Nikol Duman

From Wikipedia, the free encyclopedia
Jump to: navigation, search
Nikol Duman
Nikol Duman2.jpg
Birth name Nikoghayos Ter-Hovhannisyan
Born (1867-01-12)12 January 1867
Ghshlagh village, Nagorno-Karabakh, Elisabethpol Governorate, Russian Empire
Died 23 September 1914(1914-09-23) (aged 47)
Kislovodsk, Stavropol Governorate, Russian Empire
Buried at Khojivank, Tbilisi, Georgia
Allegiance Dashnaktsutyun
Years of service ?—1914
Battles/wars Armenian National Liberation Movement
Khanasor Expedition
Sasun Uprising
Persian Constitutional Revolution

Nikol Duman (Armenian: Նիկոլ Դուման; Nikoghayos Ter-Hovhannisyan (Armenian: Նիկողայոս Տեր-Հովհաննիսյան) (12 January 1867 – 23 September 1914) was an Armenian fedayee from Karabakh.[1]

Early life[edit]

Nikoghayos Ter-Hovhannisyan was born to an Armenian family in the Ghshlagh village of Nagorno-Karabakh. His father was a priest. In 1887, he graduated from the Shusha diocesan school. He then taught in Armenian schools in the North Caucasus until 1891, when he moved to Tabriz, where he was a teacher and also the treasurer of the circle of local Armenian national figures.

Beginning in 1893, he taught at the school in the village of Galasar, Salmas (modern Iran, near the border with Turkey), where he took an active part in the Armenian national and political life as a member of the Union of Armenian revolutionaries (later the Armenian Revolutionary Federation). Nikol was one of the three members of the committee ARF in Tabriz, along with Ovnanom Davtyan and Hovsep Arghutian.

Active armed movement[edit]

After the Hamidian massacres of Armenians from 1894 to 1896, Nikol entirely devoted himself to the Armenian national liberation movement and organization of self-defense.

In 1895, he moved to Van with a group of 10 people. His house was besieged by the Kurdish Hamidiye cavalry. Although the Kurds had set fire to his house, Nikol managed to escape under the cover of smoke and went to the nearby mountains, where he and his men firing back and killed two Hamidiye. Admiring his courage, the Kurds nicknamed him "Duman" ("Smoke").

He was arrested in Van, but soon released.

Duman was the initiator of the 1897 Khanasor Expedition, an attack on the Kurdish Mazrik tribe and its commander Sharaf Beg for their role in the Hamidian massacres and ambush at Van, and took part in the campaign as a squad leader. The attack began on 25 July 1897 and ended on 27 July 1897. All of the men in the tribe were killed and only the women and children were spared, a mercy the Turks and Kurds never gave the Armenians. Sharaf Beg managed to escape.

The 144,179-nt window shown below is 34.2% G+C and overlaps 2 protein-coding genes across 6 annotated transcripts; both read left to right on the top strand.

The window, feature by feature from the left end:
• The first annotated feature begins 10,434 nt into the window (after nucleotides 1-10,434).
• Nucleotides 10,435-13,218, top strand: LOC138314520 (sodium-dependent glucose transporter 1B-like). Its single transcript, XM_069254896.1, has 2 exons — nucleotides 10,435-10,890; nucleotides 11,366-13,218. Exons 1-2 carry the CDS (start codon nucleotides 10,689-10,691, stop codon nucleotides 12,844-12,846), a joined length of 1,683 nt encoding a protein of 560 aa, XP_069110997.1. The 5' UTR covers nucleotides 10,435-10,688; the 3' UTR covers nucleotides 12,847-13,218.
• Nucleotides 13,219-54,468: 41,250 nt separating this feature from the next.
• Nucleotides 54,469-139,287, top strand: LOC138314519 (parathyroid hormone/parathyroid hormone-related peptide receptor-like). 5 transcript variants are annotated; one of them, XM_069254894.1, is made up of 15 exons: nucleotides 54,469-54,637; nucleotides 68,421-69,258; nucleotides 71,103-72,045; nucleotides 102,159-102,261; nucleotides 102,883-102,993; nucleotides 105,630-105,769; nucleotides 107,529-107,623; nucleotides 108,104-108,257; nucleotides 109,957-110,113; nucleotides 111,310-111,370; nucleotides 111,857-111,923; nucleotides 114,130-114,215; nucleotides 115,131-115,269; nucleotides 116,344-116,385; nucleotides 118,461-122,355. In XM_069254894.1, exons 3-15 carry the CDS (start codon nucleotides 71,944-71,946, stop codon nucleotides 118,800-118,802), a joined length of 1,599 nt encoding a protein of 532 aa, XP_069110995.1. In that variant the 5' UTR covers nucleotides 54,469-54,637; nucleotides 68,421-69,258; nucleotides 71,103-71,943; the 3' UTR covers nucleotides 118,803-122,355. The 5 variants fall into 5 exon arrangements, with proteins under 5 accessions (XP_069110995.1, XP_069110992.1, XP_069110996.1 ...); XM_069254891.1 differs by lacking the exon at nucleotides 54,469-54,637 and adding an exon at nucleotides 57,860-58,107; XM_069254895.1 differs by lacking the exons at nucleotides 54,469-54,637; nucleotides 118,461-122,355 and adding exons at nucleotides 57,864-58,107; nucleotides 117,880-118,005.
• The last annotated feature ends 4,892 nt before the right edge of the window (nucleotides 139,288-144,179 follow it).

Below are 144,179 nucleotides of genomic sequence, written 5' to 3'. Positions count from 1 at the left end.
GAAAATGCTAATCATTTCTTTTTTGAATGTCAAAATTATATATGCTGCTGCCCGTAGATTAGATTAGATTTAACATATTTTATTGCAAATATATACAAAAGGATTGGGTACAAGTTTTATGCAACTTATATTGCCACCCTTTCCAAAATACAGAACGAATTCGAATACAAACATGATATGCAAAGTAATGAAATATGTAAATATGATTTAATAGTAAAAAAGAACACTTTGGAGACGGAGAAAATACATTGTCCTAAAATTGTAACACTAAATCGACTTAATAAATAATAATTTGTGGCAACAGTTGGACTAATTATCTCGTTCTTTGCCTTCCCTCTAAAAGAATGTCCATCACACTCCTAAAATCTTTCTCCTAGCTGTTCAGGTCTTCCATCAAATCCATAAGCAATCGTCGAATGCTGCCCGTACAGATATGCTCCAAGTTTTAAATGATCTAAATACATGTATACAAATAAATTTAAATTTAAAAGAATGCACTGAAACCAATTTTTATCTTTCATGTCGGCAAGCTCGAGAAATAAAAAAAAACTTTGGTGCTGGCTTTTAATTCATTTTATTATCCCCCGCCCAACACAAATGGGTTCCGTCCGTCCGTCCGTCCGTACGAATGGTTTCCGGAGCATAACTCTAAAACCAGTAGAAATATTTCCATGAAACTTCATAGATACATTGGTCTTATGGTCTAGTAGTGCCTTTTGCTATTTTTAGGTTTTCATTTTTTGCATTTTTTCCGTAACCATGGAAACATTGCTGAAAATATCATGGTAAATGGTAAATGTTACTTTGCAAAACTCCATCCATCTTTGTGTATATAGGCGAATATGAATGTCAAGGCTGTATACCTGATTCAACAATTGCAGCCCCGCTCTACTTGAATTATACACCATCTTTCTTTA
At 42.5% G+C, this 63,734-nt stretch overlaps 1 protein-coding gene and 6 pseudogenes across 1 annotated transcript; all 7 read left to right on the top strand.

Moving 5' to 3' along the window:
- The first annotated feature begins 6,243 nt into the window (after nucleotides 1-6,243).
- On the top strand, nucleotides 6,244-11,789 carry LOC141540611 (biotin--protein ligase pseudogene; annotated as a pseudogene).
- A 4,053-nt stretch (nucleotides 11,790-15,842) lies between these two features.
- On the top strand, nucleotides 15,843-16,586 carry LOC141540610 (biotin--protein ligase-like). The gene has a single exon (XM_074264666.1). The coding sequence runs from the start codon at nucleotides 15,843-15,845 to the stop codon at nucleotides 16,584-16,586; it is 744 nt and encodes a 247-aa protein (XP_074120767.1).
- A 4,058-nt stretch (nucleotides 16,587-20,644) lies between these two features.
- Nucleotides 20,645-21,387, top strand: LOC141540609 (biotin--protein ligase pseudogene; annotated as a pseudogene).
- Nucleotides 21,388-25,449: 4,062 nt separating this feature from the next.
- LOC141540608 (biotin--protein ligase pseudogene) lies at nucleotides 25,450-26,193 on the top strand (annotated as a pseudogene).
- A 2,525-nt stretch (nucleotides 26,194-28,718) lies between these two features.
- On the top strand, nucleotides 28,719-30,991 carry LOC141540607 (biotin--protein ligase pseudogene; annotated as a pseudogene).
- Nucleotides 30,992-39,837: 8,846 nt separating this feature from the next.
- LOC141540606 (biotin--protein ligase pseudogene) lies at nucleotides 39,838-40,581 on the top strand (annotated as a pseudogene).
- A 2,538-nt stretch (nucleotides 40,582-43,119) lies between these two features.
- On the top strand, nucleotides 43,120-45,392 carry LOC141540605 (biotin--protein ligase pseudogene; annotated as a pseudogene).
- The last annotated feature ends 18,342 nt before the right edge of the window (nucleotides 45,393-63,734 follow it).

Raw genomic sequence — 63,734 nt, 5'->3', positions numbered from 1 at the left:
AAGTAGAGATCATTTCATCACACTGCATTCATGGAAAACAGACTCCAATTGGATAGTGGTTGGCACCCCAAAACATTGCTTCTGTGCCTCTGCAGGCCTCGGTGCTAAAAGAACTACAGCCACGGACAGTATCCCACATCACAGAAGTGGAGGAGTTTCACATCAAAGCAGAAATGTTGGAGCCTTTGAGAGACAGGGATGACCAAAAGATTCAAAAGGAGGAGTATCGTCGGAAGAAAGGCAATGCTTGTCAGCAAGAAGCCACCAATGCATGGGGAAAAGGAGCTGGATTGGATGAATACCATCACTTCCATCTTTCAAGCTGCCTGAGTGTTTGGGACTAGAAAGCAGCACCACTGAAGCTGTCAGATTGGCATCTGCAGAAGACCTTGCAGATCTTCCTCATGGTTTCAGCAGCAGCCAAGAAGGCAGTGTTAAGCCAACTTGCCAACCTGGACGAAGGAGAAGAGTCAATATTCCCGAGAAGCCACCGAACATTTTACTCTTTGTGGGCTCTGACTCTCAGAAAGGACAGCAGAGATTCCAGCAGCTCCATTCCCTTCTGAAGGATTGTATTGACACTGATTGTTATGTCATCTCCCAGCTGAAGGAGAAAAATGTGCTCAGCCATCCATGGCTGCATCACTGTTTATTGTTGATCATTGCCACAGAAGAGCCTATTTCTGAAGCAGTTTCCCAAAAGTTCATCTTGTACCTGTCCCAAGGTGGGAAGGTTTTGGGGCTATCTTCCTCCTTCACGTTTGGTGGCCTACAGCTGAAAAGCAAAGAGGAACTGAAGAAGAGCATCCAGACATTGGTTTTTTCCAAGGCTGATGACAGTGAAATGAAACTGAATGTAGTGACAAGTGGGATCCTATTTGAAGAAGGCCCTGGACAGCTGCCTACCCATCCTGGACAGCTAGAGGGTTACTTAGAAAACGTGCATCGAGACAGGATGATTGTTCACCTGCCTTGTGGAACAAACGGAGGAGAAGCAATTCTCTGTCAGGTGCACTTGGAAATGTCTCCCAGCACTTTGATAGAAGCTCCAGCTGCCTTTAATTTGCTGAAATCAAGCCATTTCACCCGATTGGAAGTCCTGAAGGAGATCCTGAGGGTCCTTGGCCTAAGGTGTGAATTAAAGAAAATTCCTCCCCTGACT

Afterward, Duman moved back to the Russian Empire, in Tiflis. During the 1904 Sasun uprising, he is tried to get his men to Sason, but was unable to.

At the beginning of the Armenian-Tatar massacres in February 1905, he was hastily called by telegram to Baku, where he organized a self-defense and, on 7 February, had successfully arrived to fight against Tatars. Duman was then appointed head of the self-defense of Erivan region. He was an advocate of the liberation of Western Armenia and proposed a general uprising. He took part in the Dashnak party congresses, and in 1910, was present at the Second Copenhagen International Congress.

Following the Young Turk Revolution of 1908, he led operations in Van, Erzurum and Trabzon. He also took part in the Persian Constitutional Revolution, leading the Dashnak party during the defense of Tabriz.


In 1914, he became ill with tuberculosis and went for treatment in Kislovodsk. At the same time, the First World War was beginning. Feeling that he would not be able to participate with the other Armenian fedayi, Duman committed suicide with a pistol shot on the evening of 23 September 1914. He was buried in Tbilisi, at the Armenian Pantheon of Tbilisi, next to the grave of one of the founders of the Armenian Revolutionary Federation, Simon Zavarian.


A house museum dedicated to the life of Nikol Duman is located in Nagorno-Karabakh, in the village of Ghshlagh, Nagorno-Karabakh Republic.

Several cities in Armenia contain streets named after Nikol Duman.


  1. ^ "Nikol Duman biography and picture". Retrieved 11 November 2013. 

External links[edit]